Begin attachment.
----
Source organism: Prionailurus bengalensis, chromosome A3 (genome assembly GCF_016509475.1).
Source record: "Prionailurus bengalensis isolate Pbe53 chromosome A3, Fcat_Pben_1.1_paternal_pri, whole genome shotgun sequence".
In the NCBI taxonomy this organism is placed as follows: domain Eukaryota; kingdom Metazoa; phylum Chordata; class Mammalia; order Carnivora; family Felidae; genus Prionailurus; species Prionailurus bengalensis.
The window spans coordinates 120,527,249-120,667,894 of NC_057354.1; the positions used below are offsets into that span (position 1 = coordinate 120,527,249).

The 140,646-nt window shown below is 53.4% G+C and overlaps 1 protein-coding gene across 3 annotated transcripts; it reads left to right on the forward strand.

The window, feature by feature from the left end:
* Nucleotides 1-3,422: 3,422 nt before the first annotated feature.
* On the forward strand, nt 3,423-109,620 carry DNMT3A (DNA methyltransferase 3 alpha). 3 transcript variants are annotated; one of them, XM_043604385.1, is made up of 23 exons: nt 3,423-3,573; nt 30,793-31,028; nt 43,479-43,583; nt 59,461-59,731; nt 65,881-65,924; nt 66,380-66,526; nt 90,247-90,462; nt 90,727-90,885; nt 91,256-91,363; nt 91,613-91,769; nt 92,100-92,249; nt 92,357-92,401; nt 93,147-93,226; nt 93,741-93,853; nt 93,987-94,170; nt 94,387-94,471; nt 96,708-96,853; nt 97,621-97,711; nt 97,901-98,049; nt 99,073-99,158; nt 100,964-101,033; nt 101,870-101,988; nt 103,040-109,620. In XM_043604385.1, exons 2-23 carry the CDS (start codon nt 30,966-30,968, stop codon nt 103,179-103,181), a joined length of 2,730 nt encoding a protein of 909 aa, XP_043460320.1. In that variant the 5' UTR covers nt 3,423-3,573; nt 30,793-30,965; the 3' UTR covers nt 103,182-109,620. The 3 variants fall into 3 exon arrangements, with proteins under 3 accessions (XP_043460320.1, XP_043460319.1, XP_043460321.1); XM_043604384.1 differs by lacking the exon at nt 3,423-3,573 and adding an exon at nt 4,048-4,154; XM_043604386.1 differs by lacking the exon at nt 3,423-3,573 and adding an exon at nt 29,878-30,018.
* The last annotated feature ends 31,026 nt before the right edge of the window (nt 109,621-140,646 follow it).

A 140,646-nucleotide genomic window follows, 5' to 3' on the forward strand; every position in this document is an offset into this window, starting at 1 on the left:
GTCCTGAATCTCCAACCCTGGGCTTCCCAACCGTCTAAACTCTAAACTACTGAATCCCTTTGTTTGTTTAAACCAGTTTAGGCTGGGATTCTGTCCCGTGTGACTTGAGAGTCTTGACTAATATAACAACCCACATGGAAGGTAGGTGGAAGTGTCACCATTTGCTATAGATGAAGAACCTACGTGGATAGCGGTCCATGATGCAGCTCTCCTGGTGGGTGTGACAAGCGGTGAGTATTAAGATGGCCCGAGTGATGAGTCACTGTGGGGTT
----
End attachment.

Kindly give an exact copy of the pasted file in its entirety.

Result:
Source organism: Prionailurus bengalensis, chromosome A3 (genome assembly GCF_016509475.1).
Source record: "Prionailurus bengalensis isolate Pbe53 chromosome A3, Fcat_Pben_1.1_paternal_pri, whole genome shotgun sequence".
In the NCBI taxonomy this organism is placed as follows: domain Eukaryota; kingdom Metazoa; phylum Chordata; class Mammalia; order Carnivora; family Felidae; genus Prionailurus; species Prionailurus bengalensis.
The window spans coordinates 120,527,249-120,667,894 of NC_057354.1; the positions used below are offsets into that span (position 1 = coordinate 120,527,249).

The 140,646-nt window shown below is 53.4% G+C and overlaps 1 protein-coding gene across 3 annotated transcripts; it reads left to right on the forward strand.

The window, feature by feature from the left end:
* Nucleotides 1-3,422: 3,422 nt before the first annotated feature.
* On the forward strand, nt 3,423-109,620 carry DNMT3A (DNA methyltransferase 3 alpha). 3 transcript variants are annotated; one of them, XM_043604385.1, is made up of 23 exons: nt 3,423-3,573; nt 30,793-31,028; nt 43,479-43,583; nt 59,461-59,731; nt 65,881-65,924; nt 66,380-66,526; nt 90,247-90,462; nt 90,727-90,885; nt 91,256-91,363; nt 91,613-91,769; nt 92,100-92,249; nt 92,357-92,401; nt 93,147-93,226; nt 93,741-93,853; nt 93,987-94,170; nt 94,387-94,471; nt 96,708-96,853; nt 97,621-97,711; nt 97,901-98,049; nt 99,073-99,158; nt 100,964-101,033; nt 101,870-101,988; nt 103,040-109,620. In XM_043604385.1, exons 2-23 carry the CDS (start codon nt 30,966-30,968, stop codon nt 103,179-103,181), a joined length of 2,730 nt encoding a protein of 909 aa, XP_043460320.1. In that variant the 5' UTR covers nt 3,423-3,573; nt 30,793-30,965; the 3' UTR covers nt 103,182-109,620. The 3 variants fall into 3 exon arrangements, with proteins under 3 accessions (XP_043460320.1, XP_043460319.1, XP_043460321.1); XM_043604384.1 differs by lacking the exon at nt 3,423-3,573 and adding an exon at nt 4,048-4,154; XM_043604386.1 differs by lacking the exon at nt 3,423-3,573 and adding an exon at nt 29,878-30,018.
* The last annotated feature ends 31,026 nt before the right edge of the window (nt 109,621-140,646 follow it).

A 140,646-nucleotide genomic window follows, 5' to 3' on the forward strand; every position in this document is an offset into this window, starting at 1 on the left:
GTCCTGAATCTCCAACCCTGGGCTTCCCAACCGTCTAAACTCTAAACTACTGAATCCCTTTGTTTGTTTAAACCAGTTTAGGCTGGGATTCTGTCCCGTGTGACTTGAGAGTCTTGACTAATATAACAACCCACATGGAAGGTAGGTGGAAGTGTCACCATTTGCTATAGATGAAGAACCTACGTGGATAGCGGTCCATGATGCAGCTCTCCTGGTGGGTGTGACAAGCGGTGAGTATTAAGATGGCCCGAGTGATGAGTCACTGTGGGGTT